We are very thankful to all our speakers for participating in the SCIENTÍFika series and sharing their experience with us, we hope to meet you on site very soon!


Monday 24 January 2022, 13:45 CET
Time-resolved and event-averaged
ambient pressure x-ray photoelectron spectroscopy

Speaker: Dr Jan Knudsen, MAX IV, Lund University

Host: Dr Andrey Shavorskiy, manager at HIPPIE beamline

Ambient pressure x-ray photoelectron spectroscopy (APXPS) is an excellent in-situ characterization technique for catalytic active surfaces as it is able to characterize the surface, adsorbates, and the gas-phase just above the surface simultaneously and while a chemical reaction is running. Unfortunately, the technique is slow with seconds or minutes of acquisition time per spectrum. This limits its use to identifying the equilibrium and majority phases present while the catalyst is active and makes the time domain inaccessible excluding for example studies of kinetic processes.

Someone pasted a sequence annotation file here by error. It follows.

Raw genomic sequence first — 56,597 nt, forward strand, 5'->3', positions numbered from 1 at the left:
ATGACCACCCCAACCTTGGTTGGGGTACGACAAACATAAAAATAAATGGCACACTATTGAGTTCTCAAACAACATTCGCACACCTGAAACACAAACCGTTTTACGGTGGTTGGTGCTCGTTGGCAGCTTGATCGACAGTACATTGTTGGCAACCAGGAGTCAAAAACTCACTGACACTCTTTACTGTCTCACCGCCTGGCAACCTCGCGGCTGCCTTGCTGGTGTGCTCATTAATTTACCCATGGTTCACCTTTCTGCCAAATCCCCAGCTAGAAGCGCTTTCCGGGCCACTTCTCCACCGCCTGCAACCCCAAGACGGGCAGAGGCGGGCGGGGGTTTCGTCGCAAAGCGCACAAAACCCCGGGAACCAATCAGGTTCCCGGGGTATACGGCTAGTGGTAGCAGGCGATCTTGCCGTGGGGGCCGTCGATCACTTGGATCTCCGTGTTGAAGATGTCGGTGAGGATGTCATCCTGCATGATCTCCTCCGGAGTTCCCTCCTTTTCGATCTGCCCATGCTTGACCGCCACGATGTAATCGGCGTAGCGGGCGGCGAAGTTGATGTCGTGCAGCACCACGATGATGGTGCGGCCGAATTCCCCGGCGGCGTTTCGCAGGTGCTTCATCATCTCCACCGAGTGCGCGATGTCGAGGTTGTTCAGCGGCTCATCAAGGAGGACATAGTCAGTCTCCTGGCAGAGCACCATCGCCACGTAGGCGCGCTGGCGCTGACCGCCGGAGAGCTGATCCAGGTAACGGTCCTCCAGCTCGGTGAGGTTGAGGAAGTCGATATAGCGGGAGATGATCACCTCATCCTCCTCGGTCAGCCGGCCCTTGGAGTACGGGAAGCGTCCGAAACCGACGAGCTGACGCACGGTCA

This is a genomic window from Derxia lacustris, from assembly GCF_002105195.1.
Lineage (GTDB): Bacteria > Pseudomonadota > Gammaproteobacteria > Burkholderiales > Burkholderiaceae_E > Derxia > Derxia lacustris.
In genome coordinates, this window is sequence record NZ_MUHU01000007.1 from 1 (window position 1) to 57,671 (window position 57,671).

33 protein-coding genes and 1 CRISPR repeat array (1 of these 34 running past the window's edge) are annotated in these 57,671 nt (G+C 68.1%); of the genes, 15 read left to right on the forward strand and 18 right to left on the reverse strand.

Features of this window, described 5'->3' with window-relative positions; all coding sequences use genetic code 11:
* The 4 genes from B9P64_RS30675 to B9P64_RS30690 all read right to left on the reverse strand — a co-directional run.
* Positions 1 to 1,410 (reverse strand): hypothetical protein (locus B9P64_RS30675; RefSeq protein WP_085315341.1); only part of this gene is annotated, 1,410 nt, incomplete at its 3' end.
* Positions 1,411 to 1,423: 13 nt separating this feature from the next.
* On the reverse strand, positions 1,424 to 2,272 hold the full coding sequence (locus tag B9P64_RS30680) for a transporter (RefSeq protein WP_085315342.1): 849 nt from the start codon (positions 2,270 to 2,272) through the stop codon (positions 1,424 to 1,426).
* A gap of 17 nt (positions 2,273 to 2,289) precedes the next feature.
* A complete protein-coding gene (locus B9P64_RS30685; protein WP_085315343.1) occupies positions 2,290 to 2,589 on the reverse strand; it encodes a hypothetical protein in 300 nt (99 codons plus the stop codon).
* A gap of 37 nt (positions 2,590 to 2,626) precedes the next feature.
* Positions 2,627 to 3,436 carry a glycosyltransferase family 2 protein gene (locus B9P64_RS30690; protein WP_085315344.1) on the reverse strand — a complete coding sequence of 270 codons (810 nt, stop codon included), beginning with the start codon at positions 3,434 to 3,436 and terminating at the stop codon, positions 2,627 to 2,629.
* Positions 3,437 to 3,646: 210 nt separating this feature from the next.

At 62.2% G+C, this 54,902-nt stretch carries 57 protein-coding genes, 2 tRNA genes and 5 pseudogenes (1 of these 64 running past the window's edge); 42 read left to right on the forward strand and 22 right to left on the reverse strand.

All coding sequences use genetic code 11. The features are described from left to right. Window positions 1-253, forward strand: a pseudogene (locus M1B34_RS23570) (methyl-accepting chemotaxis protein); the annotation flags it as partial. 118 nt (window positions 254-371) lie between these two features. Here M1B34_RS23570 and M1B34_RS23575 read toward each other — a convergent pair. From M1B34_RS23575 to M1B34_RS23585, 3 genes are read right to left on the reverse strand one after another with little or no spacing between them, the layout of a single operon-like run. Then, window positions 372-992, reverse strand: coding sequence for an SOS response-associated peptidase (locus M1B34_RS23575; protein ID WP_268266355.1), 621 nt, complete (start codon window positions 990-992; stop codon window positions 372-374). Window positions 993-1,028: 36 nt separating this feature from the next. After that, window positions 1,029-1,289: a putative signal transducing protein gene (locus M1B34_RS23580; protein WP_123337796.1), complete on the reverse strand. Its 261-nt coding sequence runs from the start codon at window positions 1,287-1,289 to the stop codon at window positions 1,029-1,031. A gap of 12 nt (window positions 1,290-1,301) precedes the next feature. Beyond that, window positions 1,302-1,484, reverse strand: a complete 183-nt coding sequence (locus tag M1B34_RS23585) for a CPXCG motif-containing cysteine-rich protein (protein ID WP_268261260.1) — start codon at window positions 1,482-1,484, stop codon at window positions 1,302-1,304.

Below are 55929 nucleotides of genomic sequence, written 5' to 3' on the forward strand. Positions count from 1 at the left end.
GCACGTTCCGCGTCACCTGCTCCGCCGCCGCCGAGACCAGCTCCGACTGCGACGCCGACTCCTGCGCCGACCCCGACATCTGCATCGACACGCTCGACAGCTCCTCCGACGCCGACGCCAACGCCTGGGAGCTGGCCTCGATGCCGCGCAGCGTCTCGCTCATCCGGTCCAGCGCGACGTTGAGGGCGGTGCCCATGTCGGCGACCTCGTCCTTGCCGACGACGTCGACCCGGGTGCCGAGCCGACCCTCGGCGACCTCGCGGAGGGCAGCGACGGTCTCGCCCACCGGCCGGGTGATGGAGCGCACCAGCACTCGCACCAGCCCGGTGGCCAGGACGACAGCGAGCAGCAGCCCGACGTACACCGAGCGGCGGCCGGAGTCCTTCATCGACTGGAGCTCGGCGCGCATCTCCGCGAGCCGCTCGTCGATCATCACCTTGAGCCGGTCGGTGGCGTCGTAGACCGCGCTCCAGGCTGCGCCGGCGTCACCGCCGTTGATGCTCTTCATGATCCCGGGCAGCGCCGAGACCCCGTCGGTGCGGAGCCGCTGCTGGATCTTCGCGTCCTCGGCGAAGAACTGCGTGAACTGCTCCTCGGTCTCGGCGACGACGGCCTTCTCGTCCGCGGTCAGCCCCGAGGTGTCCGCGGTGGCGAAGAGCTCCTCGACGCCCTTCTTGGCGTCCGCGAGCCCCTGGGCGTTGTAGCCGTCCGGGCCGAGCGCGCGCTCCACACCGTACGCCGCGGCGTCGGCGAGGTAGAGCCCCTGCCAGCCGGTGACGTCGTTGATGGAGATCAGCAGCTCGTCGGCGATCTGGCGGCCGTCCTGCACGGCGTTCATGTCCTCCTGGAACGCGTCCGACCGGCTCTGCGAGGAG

In this talk, we will demonstrate how this limitation can be overcome by the construction of event-averaged data from stroboscopic APXPS data acquired in a cyclic reaction environment [1]. Using a transient gas supply with rapidly changing composition, we will show how one can force a surface to oscillate between active and inactive phases using CO oxidation and Pd(100) as model reaction and surface, respectively. Ultimately, I will demonstrate that one can record spectra with 60 ms time resolution with an efficient acquisition time of 30 s by averaging over more than 500 events. The scientific case stories in my talk will include examples both acquired in mbar pressures at the HIPPIE beamline, MAX IV, and at ~100 mbar at the new POLARIS instrument, DESY.

As an outlook of my talk I will discuss temperature pulses, ultra-fast pump-probe experiments using gas composition pulses, and in general where event-averaged and time-resolved APXPS and the methodology applied to other synchrotron based techniques can take us in the future.


Monday 17 January 2022, 13:45 CET
Using Synchrotron XPS at low and high pressures to study the reaction mechanism of Fischer-Tropsch Synthesis on Cobalt Catalysts

Speaker: Dr Kees Jan Weststrate, Deputy Director of Syngaschem BV, The Netherlands

Host: Dr Andrey Shavorskiy, manager at HIPPIE beamline

Keywords: catalysis, surface sensitive analysis, Fischer-Tropsch synthesis,  XPS